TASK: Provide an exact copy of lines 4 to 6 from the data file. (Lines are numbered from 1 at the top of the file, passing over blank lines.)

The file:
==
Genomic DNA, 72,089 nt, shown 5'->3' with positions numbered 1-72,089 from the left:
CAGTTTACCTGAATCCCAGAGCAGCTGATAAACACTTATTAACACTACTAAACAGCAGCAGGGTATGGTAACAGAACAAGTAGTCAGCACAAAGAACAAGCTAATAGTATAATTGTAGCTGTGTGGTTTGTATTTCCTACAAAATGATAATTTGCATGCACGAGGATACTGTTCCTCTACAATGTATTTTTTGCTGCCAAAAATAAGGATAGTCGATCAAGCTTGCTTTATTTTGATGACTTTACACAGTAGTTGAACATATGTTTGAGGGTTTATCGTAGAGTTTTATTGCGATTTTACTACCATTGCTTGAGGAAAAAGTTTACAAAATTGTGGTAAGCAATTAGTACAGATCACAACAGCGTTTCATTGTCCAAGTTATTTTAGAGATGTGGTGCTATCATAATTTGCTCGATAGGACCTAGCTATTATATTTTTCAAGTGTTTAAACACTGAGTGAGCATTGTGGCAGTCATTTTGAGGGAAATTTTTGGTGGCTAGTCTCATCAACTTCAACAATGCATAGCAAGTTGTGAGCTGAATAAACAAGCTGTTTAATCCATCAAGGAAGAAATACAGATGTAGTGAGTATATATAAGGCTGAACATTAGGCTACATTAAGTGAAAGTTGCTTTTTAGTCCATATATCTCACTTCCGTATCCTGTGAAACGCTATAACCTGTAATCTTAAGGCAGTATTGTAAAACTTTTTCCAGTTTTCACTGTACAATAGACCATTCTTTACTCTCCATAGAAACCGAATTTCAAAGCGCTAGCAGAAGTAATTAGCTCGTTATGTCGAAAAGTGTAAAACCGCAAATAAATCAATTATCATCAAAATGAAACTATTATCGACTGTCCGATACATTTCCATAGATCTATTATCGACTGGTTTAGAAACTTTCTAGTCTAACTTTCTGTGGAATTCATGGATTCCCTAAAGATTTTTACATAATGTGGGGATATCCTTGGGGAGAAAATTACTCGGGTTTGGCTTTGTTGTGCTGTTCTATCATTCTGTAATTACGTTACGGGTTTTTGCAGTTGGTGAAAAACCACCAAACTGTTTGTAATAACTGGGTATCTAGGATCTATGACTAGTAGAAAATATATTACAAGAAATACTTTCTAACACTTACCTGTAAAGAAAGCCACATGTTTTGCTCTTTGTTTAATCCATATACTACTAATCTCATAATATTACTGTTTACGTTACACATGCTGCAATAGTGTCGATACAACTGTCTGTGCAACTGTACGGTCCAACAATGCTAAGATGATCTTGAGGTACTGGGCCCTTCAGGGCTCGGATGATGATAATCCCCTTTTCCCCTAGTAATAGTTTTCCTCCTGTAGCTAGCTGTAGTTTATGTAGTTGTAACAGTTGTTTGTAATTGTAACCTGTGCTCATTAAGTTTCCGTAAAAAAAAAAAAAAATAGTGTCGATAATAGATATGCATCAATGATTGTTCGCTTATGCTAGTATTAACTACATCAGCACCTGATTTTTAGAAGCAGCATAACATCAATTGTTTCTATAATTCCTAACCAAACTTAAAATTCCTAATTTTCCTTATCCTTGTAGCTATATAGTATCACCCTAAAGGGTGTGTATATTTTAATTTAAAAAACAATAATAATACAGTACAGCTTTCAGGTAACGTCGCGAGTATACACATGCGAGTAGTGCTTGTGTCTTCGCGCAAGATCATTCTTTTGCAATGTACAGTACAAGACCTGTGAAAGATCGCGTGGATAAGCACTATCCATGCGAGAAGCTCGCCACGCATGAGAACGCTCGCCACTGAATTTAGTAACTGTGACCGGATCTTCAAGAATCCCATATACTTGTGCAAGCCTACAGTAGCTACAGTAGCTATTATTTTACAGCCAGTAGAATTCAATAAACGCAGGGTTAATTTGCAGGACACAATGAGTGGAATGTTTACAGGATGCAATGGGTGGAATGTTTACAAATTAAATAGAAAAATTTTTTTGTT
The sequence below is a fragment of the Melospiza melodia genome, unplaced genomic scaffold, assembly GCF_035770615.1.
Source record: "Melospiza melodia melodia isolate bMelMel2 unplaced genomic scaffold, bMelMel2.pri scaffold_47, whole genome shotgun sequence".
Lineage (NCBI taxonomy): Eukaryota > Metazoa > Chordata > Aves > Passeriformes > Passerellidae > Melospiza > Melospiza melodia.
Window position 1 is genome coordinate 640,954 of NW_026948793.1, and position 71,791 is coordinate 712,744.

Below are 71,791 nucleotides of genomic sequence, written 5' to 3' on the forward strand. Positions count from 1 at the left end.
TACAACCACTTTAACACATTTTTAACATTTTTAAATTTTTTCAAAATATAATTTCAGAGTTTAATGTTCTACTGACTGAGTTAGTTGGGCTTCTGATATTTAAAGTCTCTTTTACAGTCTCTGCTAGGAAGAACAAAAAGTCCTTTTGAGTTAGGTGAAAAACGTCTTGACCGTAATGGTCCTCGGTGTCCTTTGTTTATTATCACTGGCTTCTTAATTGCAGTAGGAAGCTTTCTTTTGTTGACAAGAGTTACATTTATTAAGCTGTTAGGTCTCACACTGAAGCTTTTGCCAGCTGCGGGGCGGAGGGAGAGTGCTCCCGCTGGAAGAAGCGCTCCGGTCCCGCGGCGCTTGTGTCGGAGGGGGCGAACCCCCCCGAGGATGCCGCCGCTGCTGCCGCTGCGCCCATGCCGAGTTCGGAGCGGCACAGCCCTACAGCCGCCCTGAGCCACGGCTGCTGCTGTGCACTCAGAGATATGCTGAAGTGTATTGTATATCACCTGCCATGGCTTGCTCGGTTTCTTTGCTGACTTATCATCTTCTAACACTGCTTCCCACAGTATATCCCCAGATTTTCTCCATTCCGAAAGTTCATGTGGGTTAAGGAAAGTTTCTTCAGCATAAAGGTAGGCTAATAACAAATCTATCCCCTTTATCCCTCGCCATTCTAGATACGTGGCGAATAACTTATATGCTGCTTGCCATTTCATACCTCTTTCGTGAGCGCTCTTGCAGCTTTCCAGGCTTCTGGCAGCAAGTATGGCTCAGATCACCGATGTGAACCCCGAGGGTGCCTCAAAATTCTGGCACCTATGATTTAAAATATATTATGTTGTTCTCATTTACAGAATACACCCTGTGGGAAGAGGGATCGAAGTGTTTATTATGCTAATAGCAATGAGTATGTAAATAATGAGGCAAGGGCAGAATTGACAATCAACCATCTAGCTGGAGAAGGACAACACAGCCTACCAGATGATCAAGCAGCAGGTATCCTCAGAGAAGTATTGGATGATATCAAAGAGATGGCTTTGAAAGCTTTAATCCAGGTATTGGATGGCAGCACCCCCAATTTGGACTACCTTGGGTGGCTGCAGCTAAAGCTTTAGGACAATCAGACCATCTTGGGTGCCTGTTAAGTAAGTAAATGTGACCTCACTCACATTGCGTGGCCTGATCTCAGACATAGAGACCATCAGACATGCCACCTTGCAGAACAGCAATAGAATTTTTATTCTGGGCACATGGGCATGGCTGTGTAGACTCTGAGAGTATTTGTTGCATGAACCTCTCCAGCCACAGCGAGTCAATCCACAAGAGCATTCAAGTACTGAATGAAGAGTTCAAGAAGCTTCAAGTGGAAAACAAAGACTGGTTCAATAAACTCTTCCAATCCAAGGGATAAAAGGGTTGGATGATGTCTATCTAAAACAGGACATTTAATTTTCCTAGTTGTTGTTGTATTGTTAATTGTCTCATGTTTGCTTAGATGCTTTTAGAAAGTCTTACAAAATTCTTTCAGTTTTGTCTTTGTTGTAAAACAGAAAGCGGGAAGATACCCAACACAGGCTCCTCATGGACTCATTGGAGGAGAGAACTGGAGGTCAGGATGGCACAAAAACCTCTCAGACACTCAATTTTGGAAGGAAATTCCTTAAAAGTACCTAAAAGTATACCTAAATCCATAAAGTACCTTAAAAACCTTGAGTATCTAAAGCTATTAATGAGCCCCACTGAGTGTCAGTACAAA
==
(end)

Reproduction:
Source record: "Melospiza melodia melodia isolate bMelMel2 unplaced genomic scaffold, bMelMel2.pri scaffold_47, whole genome shotgun sequence".
Lineage (NCBI taxonomy): Eukaryota > Metazoa > Chordata > Aves > Passeriformes > Passerellidae > Melospiza > Melospiza melodia.
Window position 1 is genome coordinate 640,954 of NW_026948793.1, and position 71,791 is coordinate 712,744.